As per a report by GLAAD (a US non-governmental media monitoring organisation founded by LGBT people in the media), “12 per cent of millennials identify as transgender or gender non-conforming, meaning they do not identify with the sex they were assigned at birth – doubling the number of transgender and gender non-conforming people reported by Generation X (6 per cent).”
Taking the trend more mainstream on the fashion runways, recently during The New York Fashion Week in 2018, brands such as Telfar, Chromat, Vaquera, Gypsy Sport and Eckhaus Latta were all recognised as putting forward a genderless vision into their collections since their inception. The earlier collections of Japanese designers like Undercover by Jun Takahashi have been seen showcasing anklelength pleated skirts in fine grey wool or bold plaid, and long skirts, draped and white, suggesting gender fluidity for young men.
Making it official for all successive seasons to come, in February, the Council of Fashion Designers of America (CFDA) even added a ‘unisex/non-binary’ category to the NYFW calendar.
Moving forward, fashion manufacturers will have a greater need to understand what genderneutral clothing exactly signifies. Debates have it loud and clear, that gender-neutral clothing in today’s time is just not a pair of jeans, a T-shirt or a hoodie. Neither can it be restricted to the male-biased rules of androgyny defined by mere masculine or baggy silhouettes for females. While traditional feminine designs for men are still not as common in the fashion retail sector – newer collections are being developed keeping in mind that fashion pieces are no longer either boyish or girlish.
As per a report by GLAAD (a U.S. non-governmental media monitoring organisation founded by LGBT people in the media), “12 per cent of millennials identify as transgender or gender nonconforming, meaning they do not identify with the sex they were assigned at birth – doubling the number of transgender and gender non-conforming people reported by Generation X (6 per cent).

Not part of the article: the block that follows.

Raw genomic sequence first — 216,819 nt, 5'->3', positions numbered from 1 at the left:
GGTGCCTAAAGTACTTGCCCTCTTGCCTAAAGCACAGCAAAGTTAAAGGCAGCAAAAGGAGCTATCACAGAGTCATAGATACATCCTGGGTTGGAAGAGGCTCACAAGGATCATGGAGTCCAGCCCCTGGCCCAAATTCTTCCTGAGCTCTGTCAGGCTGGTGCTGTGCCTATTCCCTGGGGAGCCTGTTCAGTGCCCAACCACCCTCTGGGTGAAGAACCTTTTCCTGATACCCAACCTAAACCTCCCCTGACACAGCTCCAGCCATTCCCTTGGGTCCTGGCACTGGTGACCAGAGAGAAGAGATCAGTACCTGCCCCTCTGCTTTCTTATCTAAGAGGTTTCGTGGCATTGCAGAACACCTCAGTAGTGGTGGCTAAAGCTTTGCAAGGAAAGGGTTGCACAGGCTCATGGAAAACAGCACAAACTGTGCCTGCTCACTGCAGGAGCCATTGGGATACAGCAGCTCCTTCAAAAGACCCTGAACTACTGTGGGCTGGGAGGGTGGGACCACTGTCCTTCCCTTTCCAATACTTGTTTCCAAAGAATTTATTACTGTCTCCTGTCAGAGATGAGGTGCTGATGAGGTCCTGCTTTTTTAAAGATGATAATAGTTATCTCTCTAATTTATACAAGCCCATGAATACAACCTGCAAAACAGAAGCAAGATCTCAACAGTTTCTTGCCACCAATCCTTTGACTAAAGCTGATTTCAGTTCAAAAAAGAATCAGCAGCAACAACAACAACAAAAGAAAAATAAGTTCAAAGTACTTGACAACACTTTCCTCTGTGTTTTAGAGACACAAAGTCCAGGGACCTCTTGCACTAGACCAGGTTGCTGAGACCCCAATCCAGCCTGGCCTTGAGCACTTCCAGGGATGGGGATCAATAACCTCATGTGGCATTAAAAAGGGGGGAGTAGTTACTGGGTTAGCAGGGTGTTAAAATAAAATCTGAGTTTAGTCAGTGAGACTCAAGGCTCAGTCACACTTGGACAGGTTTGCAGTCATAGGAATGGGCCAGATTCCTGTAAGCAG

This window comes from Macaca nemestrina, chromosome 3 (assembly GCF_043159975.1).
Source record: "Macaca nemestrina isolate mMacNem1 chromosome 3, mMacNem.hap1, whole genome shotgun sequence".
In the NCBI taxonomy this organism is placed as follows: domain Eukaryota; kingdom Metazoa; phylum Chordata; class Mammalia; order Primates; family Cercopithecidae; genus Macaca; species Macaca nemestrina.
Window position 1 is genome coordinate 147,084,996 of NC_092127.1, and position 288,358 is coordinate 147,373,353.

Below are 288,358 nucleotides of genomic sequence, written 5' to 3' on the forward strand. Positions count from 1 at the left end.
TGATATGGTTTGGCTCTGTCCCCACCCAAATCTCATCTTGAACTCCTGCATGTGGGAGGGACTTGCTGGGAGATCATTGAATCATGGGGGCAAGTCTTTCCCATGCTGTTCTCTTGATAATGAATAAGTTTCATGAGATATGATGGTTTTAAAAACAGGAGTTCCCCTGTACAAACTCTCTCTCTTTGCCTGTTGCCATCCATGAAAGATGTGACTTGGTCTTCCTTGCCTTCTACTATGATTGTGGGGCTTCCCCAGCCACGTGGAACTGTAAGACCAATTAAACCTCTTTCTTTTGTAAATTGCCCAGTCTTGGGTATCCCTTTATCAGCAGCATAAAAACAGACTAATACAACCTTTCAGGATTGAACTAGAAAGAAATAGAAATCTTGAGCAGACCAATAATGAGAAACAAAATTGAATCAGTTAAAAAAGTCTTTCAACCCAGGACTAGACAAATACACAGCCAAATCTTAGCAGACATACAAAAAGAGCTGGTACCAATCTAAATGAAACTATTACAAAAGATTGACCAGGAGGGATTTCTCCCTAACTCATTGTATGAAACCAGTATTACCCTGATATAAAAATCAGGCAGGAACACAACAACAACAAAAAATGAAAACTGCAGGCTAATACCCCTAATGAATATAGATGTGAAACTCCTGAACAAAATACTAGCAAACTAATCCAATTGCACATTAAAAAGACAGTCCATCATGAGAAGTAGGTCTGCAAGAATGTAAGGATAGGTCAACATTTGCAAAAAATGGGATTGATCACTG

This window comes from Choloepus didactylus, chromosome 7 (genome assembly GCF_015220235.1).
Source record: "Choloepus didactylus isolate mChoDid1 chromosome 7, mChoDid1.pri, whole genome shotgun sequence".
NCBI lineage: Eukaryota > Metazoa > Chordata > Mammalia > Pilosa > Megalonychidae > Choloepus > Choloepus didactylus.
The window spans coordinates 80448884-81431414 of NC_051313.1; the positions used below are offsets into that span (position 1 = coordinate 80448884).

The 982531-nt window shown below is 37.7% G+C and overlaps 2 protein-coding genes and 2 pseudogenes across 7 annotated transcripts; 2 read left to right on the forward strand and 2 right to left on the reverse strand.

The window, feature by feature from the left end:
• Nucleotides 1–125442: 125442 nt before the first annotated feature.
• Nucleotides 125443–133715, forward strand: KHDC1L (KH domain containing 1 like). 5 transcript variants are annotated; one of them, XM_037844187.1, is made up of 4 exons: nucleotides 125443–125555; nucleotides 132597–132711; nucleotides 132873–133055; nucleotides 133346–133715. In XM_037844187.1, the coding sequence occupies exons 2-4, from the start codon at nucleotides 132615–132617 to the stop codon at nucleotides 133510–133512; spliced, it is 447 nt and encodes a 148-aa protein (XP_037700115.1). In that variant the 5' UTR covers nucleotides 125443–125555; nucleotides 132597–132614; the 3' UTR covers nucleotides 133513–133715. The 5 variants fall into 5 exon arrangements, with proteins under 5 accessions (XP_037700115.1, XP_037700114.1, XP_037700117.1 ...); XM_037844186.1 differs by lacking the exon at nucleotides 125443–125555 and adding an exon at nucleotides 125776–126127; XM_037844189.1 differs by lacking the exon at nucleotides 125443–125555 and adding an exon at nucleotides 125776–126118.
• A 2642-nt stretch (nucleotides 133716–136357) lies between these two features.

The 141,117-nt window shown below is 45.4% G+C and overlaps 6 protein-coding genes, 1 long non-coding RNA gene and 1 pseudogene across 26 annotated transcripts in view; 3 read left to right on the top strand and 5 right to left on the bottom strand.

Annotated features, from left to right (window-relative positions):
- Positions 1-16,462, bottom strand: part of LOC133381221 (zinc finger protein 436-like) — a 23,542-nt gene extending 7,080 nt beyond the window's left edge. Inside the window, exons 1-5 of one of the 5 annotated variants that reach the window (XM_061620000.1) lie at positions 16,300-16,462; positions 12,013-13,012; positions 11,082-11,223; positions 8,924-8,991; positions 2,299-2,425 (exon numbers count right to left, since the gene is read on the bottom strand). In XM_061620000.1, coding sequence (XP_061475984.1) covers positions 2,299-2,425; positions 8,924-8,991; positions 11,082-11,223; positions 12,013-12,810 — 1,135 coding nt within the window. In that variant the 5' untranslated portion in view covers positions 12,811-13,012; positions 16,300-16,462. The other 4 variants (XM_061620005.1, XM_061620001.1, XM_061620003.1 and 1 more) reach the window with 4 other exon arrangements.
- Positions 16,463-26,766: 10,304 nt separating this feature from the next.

The luxury fashion market seems to be at the forefront with interesting takes on a new genderless aesthetic. Notable designers that are already known to create genderless collections are JW Anderson, Rick Owens and Rad Hourani. Joining the gang now are younger entrants. For the LVMH 2018 Prize for Young Fashion Designers, half of the nominated designers were recognised to focus on genderneutral fashion. LVMH Director, Delphine Arnault, revealed that three of the nine finalists created genderless collections and also stressed on the fact that the Prize ‘echoes the recent evolutions in fashion’.
As thousands of columns across platforms continue being devoted to inclusivity, gender identity and body positivity everyday – the fashion industry in the upcoming seasons will evidently be gender-free. The basic framework of conceptualising styles and silhouettes for men and women will dramatically change into neutral takes by fresh designers who echo a new generation of an un-gendered fashion utopia. From some to all retailers, it’s time to jump the bandwagon and embrace an era of genderless retail.